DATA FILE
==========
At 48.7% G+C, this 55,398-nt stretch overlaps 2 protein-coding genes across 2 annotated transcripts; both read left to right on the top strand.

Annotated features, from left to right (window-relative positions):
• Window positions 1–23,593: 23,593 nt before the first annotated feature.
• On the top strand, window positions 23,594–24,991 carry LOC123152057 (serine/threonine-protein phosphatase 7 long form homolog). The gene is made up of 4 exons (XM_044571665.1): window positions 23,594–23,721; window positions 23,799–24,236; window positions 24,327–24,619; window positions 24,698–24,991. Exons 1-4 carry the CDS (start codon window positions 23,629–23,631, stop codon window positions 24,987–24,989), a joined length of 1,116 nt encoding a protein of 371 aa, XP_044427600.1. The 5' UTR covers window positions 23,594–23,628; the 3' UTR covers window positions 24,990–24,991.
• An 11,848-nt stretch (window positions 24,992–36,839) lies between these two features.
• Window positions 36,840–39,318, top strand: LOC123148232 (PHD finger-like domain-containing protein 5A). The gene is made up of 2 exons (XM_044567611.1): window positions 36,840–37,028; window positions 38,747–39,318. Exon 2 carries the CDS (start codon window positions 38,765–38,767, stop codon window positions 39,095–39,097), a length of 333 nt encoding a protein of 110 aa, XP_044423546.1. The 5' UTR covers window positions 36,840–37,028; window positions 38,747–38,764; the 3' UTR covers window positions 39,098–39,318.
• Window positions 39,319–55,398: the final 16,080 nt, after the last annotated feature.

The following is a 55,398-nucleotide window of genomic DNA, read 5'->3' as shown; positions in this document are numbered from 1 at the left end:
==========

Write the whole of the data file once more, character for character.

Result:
At 48.7% G+C, this 55,398-nt stretch overlaps 2 protein-coding genes across 2 annotated transcripts; both read left to right on the top strand.

Annotated features, from left to right (window-relative positions):
• Window positions 1–23,593: 23,593 nt before the first annotated feature.
• On the top strand, window positions 23,594–24,991 carry LOC123152057 (serine/threonine-protein phosphatase 7 long form homolog). The gene is made up of 4 exons (XM_044571665.1): window positions 23,594–23,721; window positions 23,799–24,236; window positions 24,327–24,619; window positions 24,698–24,991. Exons 1-4 carry the CDS (start codon window positions 23,629–23,631, stop codon window positions 24,987–24,989), a joined length of 1,116 nt encoding a protein of 371 aa, XP_044427600.1. The 5' UTR covers window positions 23,594–23,628; the 3' UTR covers window positions 24,990–24,991.
• An 11,848-nt stretch (window positions 24,992–36,839) lies between these two features.
• Window positions 36,840–39,318, top strand: LOC123148232 (PHD finger-like domain-containing protein 5A). The gene is made up of 2 exons (XM_044567611.1): window positions 36,840–37,028; window positions 38,747–39,318. Exon 2 carries the CDS (start codon window positions 38,765–38,767, stop codon window positions 39,095–39,097), a length of 333 nt encoding a protein of 110 aa, XP_044423546.1. The 5' UTR covers window positions 36,840–37,028; window positions 38,747–38,764; the 3' UTR covers window positions 39,098–39,318.
• Window positions 39,319–55,398: the final 16,080 nt, after the last annotated feature.

The following is a 55,398-nucleotide window of genomic DNA, read 5'->3' as shown; positions in this document are numbered from 1 at the left end: